Monthly Archive for: ‘December, 2012’

Trash Talk – Deck the halls – and think green!

December 12, 2012
Becky Tweedy, Assistant to the President

Gift Suggestion – gift cards, concert tickets, restaurant certificates, and movie vouchers -all great alternatives to heavily packaged and wrapped presents. And, if
purchased online, you not only save packaging waste, you also reduce time waste & stress associated with crowds & traffic!
LED lights – they are more expensive, but when you replace your existing lights with LED the (usage) savings is tremendous, and they last a long, long, long time!!
Ribbons, bows & wrap – if 40% of US households reduced holiday paper consumption by just 2 sheets this year, the savings could ‘gift wrap’ Manhattan Island….
Think about it!
Will you take a small step to help?

Source: The Green Book

Thoughts on “The rise of the new food culture”

December 12, 2012
Denise Simmons, Corporate Chef

I wish I were better able to express myself in writing.  I sit in front of the computer to pen my ‘In
the Kitchen’ blog every two weeks and my mind goes blank.  I do have ideas about what I want to say, but
feel like I get ‘performance anxiety’ about how to write it.  Then I come across an article, such as the
one below, that says all I want to say, in a way everyone can understand &
appreciate.  Maybe one day I’ll be able
to do so, but in the mean time, I’m glad there are authors like Scott
, Editor, Cooking Light , to say it for me.  He says it
brilliantly,  and I have highlighted a
couple passages that really spoke to me.

The Rise of the New Food Culture
Posted: 12/10/2012 9:50 am

So gassy are the arguments
about our food system and its effect on life and health in America — arguments
that hop from obesity to Type 2 diabetes to GMOs to food deserts to e coli to
high fructose corn syrup — that it’s easy to miss a heartening truth, one we
can be thankful for in this season of eating. The truth is that America is in the middle of inventing a
new food culture, and no one, not the foodies nor the food activists nor the
Grocery Manufacturers Association of America, can predict how powerful a force
for change it may be. This food culture, spreading across the land like
the bloom on a soft-ripened cheese, has the power to cure a lot of what ails
us. Deep cultural change is the one force that can overcome generations of
political and market inertia that have led to our overweight condition. A taste
for better food could lift us from the adolescent excesses of our 20th century
eating habits — and begin to reduce the obesity that has been the result.

American food culture in
the last century swallowed the factory-to-table promise whole, a promise that
seemed validated by the triumphs of nutrition science: Diet was perfectible for
the shiny, fast-paced life that was God’s destiny for Americans. Daily we would
rise to vitamin-enriched spongy white breads and toaster pastries and powdered
breakfast drinks; we would lunch on mass-manufactured hamburgers; we would
snack on Hostess Twinkies; dine on huge steaks. We would replace water with
soda, and make our beer taste like water. We would conquer the world on this
high-octane fuel, in vast portions for our growing bodies. The anonymous food
scientist was the de facto head chef of the nation. None of the factory foods,
taken alone, was or is bad; taken together, though, and dominating our diet:
That turned out to be a different story.

The perfectible diet
revealed its fatal flaws when chronic disease rates (first heart disease, much
more recently Type 2 diabetes) rocketed and were linked as early as the 1950s
to the supersized, supercharged, supersalted, superfatted foods we loved. But
we would also awaken, slowly, to the limitations — in variety and in taste —
of the food we ate. Newly prosperous Americans traveled and encountered deep
food cultures abroad, in Europe, India, and Southeast Asia. Maybe pasta in cans
wasn’t the best pasta? Among the travelers were people like Alice Waters, who
brought the real-food word home and insisted that a whole new story about
American food was possible. The environmental movement blossomed, throwing
light on problems with farming and fishing, and beginning to reconnect the idea
that quality of food supply depends on quality of farming practices.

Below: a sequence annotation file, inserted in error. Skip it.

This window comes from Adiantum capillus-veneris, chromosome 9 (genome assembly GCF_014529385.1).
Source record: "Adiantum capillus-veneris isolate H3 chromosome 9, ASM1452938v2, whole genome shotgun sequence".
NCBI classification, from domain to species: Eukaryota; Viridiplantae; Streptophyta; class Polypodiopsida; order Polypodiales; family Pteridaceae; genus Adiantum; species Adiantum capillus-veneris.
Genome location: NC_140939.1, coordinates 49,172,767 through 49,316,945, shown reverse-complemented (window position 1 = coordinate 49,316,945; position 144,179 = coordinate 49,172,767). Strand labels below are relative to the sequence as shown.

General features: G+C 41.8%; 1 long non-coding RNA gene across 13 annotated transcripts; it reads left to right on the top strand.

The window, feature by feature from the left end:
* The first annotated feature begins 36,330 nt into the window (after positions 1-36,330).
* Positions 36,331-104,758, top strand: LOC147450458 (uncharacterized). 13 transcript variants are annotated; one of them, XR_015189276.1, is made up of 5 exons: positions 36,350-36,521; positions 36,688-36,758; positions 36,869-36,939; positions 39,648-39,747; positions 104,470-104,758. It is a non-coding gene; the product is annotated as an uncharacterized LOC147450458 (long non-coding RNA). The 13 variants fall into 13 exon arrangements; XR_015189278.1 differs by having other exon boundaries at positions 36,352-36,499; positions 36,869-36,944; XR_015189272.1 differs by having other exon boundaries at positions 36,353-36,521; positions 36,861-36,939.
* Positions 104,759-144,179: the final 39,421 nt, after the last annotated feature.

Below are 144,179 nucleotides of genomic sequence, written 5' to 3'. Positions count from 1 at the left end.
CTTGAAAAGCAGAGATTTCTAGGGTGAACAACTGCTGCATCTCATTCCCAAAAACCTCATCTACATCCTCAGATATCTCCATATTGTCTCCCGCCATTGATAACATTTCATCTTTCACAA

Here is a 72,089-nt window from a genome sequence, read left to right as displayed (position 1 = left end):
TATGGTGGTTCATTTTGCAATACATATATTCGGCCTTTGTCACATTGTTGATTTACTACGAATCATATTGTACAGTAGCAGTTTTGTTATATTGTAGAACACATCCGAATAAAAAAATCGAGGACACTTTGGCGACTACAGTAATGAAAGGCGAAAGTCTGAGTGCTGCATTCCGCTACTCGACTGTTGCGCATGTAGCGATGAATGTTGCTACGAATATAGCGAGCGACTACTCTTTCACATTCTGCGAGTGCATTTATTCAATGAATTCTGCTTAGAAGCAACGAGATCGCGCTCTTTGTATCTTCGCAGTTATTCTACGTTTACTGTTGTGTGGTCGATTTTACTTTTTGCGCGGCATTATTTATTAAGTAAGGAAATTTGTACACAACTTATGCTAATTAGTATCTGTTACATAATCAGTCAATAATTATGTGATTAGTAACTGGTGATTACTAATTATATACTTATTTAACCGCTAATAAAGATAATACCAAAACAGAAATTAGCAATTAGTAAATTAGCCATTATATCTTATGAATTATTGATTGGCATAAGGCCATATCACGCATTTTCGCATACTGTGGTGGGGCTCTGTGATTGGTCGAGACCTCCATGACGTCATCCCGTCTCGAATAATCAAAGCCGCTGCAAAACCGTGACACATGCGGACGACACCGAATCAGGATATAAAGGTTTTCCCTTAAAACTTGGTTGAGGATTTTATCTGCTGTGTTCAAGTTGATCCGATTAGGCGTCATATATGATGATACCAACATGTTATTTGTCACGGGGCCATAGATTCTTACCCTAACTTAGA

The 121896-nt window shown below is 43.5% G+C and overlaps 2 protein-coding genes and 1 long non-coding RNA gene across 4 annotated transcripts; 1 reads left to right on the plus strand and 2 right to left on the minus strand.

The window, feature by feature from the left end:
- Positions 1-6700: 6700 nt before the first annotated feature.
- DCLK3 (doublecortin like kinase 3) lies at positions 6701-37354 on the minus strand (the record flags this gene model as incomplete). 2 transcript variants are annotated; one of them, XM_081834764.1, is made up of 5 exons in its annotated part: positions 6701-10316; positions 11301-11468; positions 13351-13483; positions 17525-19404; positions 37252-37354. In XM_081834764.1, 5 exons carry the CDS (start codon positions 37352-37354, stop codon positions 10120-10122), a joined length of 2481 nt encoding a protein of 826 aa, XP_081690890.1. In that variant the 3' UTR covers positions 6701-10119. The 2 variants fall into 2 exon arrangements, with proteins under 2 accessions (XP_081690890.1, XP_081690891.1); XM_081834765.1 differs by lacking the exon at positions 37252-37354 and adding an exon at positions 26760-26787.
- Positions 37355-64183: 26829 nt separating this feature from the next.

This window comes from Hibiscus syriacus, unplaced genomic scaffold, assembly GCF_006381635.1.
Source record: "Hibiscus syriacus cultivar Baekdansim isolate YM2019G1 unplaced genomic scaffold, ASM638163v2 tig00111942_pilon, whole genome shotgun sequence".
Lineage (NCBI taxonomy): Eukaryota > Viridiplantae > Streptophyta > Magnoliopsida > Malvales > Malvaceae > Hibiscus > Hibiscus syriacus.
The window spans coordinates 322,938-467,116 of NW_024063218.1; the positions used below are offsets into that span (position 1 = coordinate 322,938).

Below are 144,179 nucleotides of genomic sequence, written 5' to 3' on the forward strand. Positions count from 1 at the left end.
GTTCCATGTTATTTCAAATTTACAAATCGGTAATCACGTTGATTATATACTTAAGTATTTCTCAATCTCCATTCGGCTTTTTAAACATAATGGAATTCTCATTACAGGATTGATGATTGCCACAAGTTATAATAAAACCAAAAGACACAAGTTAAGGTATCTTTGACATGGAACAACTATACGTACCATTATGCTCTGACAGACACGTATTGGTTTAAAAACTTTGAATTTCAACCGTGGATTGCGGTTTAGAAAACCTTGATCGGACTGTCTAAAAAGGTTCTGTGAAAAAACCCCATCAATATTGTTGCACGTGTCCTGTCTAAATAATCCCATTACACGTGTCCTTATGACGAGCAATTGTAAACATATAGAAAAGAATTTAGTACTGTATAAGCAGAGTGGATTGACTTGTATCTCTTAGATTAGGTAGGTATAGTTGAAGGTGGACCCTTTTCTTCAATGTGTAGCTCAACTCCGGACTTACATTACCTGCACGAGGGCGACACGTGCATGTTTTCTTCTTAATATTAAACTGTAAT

It takes time for values of, and stories about,
authenticity, craftsmanship, heritage and flavor to fight their way through a
system as shiny and robust as the American factory-to-table food culture. It
takes decades to invent a new food culture. We are now 40 and 50 and 60 years past Alice Waters, Julia Child, Craig
Claiborne and Rachel Carson. Do not let that turtle pace blind you to the
acceleration of changes now underway. The variety of foods in any decent
supermarket is astounding. Artisan food-making has become as cool as building
apps for iPads. Young people are finding reasons to farm — and get involved in
food activism — while farmers’ markets are proliferating like zucchini. Chefs
are rock stars, including countless local indie chefs who have no connection to
Food Network Television.

The local/global groove
that defines the emerging food culture — combining immigrant knowledge and
older, regional American traditions with the mashup tastes of the
Internet-nurtured young — is the dominant groove of the new eating. I care
what happens in New York and San Francisco and Chicago and New Orleans, but I
care more that those things are also happening in Atlanta, Miami, Minneapolis,
Austin and both Portlands: Name your city. The new food culture is trans-demographic: Good things
come from Korexican taco trucks as much as from the experimentations of Grant
Achatz. Chefs like Andy Ricker of the Portland and Brooklyn Thai restaurants
called Pok Pok: these folks are the coolest of all, as they dive deeper into
what authenticity actually means in America. The emerging food culture is
inclusive, too, revering the knowledge of the grey-hairs: Hipster chef David
Chang worships self-described hillbilly Tennessee bacon god Allan Benton.

companies want to be, must be, tuned to this new food culture. They cannot
thrive otherwise. Critics of the food system fail to recognize that Big Food
cannot dictate tastes to a new generation any more than the backers of Pat
Boone could determine which singer — Boone or Presley — would define the
exploding music culture of the 50 years that followed. We have to hope that
problems such as obesity will, over a generation or two, be ameliorated by a
taste for better food in different proportions; let’s hope so, because there is
no emerging medical or legislative cure. I am not arguing that food activists
should not bother with their fights for social justice in the food system: In
this economy, in this country with its pockets of poverty and its food deserts,
God bless them. But they should be comforted that bigger forces are with them,
stronger winds are at their backs, than mere politics and lobbying. Culture itself is changing.
Taste raises consciousness. Those of us who love food can only marvel and